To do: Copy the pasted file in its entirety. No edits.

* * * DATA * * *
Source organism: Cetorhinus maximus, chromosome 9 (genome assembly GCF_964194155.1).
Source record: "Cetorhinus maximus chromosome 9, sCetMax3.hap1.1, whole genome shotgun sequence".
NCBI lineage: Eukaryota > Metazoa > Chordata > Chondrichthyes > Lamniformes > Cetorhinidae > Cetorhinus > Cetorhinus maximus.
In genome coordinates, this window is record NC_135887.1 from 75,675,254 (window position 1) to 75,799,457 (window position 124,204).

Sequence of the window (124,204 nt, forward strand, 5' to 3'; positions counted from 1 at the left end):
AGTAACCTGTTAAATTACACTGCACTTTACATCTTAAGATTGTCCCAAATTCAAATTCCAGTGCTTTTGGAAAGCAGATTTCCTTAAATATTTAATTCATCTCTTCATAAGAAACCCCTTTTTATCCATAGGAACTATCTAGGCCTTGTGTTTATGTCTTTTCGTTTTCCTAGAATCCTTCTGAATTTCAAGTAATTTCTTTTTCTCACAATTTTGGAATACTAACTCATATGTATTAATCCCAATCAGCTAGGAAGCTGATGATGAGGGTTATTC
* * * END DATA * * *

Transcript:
Source organism: Cetorhinus maximus, chromosome 9 (genome assembly GCF_964194155.1).
Source record: "Cetorhinus maximus chromosome 9, sCetMax3.hap1.1, whole genome shotgun sequence".
NCBI lineage: Eukaryota > Metazoa > Chordata > Chondrichthyes > Lamniformes > Cetorhinidae > Cetorhinus > Cetorhinus maximus.
In genome coordinates, this window is record NC_135887.1 from 75,675,254 (window position 1) to 75,799,457 (window position 124,204).

Sequence of the window (124,204 nt, forward strand, 5' to 3'; positions counted from 1 at the left end):
AGTAACCTGTTAAATTACACTGCACTTTACATCTTAAGATTGTCCCAAATTCAAATTCCAGTGCTTTTGGAAAGCAGATTTCCTTAAATATTTAATTCATCTCTTCATAAGAAACCCCTTTTTATCCATAGGAACTATCTAGGCCTTGTGTTTATGTCTTTTCGTTTTCCTAGAATCCTTCTGAATTTCAAGTAATTTCTTTTTCTCACAATTTTGGAATACTAACTCATATGTATTAATCCCAATCAGCTAGGAAGCTGATGATGAGGGTTATTC